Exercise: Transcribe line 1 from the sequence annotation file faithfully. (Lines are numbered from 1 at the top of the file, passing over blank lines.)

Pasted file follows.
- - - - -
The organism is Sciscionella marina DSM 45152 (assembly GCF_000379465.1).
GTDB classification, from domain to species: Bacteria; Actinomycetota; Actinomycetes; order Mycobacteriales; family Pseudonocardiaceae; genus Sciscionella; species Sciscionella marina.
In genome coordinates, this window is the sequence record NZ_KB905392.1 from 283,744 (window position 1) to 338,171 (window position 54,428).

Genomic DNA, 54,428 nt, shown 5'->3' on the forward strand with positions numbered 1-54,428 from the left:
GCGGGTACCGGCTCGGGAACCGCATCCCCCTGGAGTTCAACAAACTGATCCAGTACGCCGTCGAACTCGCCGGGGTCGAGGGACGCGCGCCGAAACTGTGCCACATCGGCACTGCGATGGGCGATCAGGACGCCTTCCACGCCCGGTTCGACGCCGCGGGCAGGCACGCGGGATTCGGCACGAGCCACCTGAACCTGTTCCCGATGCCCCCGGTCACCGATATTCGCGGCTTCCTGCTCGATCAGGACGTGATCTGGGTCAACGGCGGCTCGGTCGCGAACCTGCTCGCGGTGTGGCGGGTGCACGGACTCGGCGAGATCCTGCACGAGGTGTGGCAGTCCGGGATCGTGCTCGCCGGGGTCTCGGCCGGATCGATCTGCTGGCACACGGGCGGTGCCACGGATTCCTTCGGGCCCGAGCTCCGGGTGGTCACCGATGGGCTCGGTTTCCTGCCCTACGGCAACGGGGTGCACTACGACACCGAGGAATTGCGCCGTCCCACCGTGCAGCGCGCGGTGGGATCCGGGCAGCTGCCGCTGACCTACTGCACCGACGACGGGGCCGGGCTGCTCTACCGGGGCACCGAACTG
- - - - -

The organism is Sciscionella marina DSM 45152 (assembly GCF_000379465.1).